Indigenous Karen traditions are intimately tied to the land and nature in general. The local food system1 is based on upland Ku rotational agriculture supplemented by lowland cultivation of orchard, agroforestry, fishing, hunting, and gathering of non-timber forest products. Ku is the name that the Karen use for their upland rotational plots — selected and allotted to households within a kaw based on customary practice and cultivated for a limited time (typically between 7 and 10 years), before they are let to regrow naturally. Food and other products are bartered or traded for cash, both internally and externally. Both upland Ku cultivation and lowland agriculture are heavily based on traditional knowledge and know-how, and Karen’s use of land, flora and fauna is guided by local taboos and seasonality. Various communities have established their fish and wildlife conservation zones, community forests and herbal medicinal forests, all regulated by traditional practices. As known to scholars and demonstrated by the Karen in their territory, shifting cultivation does coexist with exceptional biodiversity and may be positive for it.
The Salween Peace Park is a living grassroots alternative to the destructive development (mega hydropower, roads, mining, logging) and poaching and trafficking of wildlife proposed, or allowed by, the Myanmar Government and its allied foreign companies. On the one hand, the territory is the basis of food security for all Karen communities. On the other, the forests and mountains have protected communities from the Burmese soldiers, giving them somewhere to flee to, while their customary knowledge and practices have allowed them to survive even while in hiding. The main constraints to security of food and livelihoods, as well as to the lives of people, are the Myanmar Government’s laws and policies, which do not recognise the rights of the Karen communities to govern their territory and criminalise the traditional shifting cultivation techniques they practice at the heart of their way of life. In fact, you find misery and child malnutrition in Karen communities primarily in the unfortunate circumstances when communities are forcibly displaced, land is confiscated, or crops are destroyed by the Myanmar army.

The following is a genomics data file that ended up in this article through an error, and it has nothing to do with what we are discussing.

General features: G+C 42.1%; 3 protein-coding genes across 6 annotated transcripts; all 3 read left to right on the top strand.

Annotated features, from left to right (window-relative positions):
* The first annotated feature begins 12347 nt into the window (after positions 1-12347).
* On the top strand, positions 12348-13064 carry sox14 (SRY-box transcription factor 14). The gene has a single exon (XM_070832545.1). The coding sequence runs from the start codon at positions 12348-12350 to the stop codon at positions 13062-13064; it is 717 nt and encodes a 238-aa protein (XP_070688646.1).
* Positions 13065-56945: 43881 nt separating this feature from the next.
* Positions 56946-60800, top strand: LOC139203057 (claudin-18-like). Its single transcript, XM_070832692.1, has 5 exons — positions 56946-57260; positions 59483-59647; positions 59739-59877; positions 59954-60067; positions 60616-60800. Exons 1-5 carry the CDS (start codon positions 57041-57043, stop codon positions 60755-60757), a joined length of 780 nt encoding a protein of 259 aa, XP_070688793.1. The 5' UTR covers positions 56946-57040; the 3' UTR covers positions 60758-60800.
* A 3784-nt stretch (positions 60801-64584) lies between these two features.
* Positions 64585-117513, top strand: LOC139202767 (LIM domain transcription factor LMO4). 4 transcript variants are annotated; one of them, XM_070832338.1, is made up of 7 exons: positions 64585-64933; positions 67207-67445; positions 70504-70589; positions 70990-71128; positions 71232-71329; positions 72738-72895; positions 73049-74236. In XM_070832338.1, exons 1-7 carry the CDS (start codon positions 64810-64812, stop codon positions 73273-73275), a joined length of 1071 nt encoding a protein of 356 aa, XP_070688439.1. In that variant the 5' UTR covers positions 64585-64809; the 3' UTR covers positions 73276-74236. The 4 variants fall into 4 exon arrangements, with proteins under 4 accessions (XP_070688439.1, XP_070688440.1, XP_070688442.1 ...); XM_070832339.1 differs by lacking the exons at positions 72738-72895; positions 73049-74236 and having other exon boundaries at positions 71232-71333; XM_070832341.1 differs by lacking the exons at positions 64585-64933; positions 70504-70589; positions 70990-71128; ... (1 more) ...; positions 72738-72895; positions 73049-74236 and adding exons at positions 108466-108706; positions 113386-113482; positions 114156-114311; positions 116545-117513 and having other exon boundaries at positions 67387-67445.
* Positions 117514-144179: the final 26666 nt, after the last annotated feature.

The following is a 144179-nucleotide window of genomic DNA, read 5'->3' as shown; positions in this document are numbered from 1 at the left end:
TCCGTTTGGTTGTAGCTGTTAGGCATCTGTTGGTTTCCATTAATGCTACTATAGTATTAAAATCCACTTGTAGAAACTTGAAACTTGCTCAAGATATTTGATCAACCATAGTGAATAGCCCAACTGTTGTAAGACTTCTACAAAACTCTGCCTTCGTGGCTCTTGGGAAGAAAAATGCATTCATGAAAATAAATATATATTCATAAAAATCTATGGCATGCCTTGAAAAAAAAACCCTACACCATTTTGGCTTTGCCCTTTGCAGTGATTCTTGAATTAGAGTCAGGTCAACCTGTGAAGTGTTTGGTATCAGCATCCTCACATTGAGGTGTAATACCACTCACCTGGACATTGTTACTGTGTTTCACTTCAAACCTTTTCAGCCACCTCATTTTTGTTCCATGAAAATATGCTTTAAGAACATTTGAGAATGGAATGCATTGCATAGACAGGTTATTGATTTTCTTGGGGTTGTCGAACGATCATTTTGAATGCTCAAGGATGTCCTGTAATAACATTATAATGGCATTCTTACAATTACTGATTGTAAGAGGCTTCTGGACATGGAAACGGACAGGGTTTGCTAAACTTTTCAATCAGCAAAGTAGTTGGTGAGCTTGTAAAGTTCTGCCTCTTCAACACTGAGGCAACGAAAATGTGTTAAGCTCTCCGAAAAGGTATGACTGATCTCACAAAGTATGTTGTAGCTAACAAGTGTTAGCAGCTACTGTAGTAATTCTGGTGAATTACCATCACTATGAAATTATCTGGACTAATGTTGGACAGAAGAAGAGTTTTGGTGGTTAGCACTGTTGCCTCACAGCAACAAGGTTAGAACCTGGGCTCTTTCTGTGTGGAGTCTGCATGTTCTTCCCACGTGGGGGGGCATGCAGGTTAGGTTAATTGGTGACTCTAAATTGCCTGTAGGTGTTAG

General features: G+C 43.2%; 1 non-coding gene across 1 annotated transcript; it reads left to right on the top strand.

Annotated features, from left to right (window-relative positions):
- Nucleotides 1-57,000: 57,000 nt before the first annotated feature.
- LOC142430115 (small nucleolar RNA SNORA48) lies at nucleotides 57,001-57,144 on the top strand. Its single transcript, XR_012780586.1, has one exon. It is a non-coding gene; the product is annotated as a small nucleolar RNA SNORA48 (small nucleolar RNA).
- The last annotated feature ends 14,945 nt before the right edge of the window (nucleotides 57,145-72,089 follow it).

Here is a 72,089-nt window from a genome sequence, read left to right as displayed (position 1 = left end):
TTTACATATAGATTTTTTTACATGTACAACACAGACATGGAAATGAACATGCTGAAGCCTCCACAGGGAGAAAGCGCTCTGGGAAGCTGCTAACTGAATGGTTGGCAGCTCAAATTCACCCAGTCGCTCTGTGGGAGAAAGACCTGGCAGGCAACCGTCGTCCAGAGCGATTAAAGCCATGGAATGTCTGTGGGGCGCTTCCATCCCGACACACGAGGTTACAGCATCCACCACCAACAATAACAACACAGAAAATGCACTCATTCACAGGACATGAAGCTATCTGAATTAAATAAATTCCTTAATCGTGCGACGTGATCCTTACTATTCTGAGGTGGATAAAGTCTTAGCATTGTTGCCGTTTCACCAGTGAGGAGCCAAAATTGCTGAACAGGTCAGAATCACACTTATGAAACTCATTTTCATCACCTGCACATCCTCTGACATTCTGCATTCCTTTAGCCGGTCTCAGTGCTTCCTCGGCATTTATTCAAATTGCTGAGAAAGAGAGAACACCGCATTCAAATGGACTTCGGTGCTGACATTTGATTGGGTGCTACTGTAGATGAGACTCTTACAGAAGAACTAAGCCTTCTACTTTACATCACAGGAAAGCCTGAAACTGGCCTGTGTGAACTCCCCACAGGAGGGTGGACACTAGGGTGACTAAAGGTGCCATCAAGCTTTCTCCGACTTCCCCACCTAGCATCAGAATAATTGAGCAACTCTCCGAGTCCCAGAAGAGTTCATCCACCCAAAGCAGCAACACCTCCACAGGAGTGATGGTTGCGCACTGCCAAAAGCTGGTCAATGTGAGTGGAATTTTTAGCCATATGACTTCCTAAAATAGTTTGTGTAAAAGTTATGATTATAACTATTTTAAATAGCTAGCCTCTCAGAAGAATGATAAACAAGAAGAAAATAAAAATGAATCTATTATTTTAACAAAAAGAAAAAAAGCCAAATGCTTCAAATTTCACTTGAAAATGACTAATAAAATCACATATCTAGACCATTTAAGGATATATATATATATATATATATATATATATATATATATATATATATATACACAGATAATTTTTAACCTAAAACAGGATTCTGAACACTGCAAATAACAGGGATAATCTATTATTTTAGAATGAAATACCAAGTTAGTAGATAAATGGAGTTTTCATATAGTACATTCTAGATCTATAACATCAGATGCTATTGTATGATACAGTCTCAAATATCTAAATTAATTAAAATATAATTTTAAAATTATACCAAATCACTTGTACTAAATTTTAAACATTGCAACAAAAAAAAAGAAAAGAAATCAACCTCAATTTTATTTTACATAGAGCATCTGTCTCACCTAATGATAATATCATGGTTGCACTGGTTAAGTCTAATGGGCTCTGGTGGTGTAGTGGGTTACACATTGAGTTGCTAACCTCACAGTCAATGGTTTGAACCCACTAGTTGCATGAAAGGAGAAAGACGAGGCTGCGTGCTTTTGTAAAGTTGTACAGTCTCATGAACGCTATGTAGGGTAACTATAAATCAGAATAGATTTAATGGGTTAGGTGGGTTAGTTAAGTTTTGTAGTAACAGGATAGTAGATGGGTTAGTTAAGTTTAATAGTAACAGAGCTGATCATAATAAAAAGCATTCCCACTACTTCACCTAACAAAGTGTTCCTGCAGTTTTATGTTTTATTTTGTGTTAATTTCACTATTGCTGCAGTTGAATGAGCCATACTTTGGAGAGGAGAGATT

For the custodian communities of the Salween Peace Park, a major measure of wellbeing and food sovereignty is access to good land, good forest, and good streams to practice agriculture, as everyone depends heavily on that for their food and for livelihoods in general. Other indicators of wellbeing are the level of cooperation within and among communities, the abundance of yield (rice, orchard products) at harvest time, and the happiness of the children. All residents have a similar relationship with the territory, as their culture, practices, and beliefs are deeply intertwined with the landscape and natural resources. Some of them, such as traditional leaders and elders, hold stronger knowledge about nature, but they all equally depend on the territory, and feel responsible to care for it.
1 A ‘food system’ gathers all the elements (environment, people, inputs, processes, infrastructures, institutions, etc.) and activities that relate to the production, processing, distribution, preparation and consumption of food, and the outputs of these activities, including socio-economic and environmental outcomes (HLPE 2014).
Download here The full Policy Brief of the ICCA Consortium # 6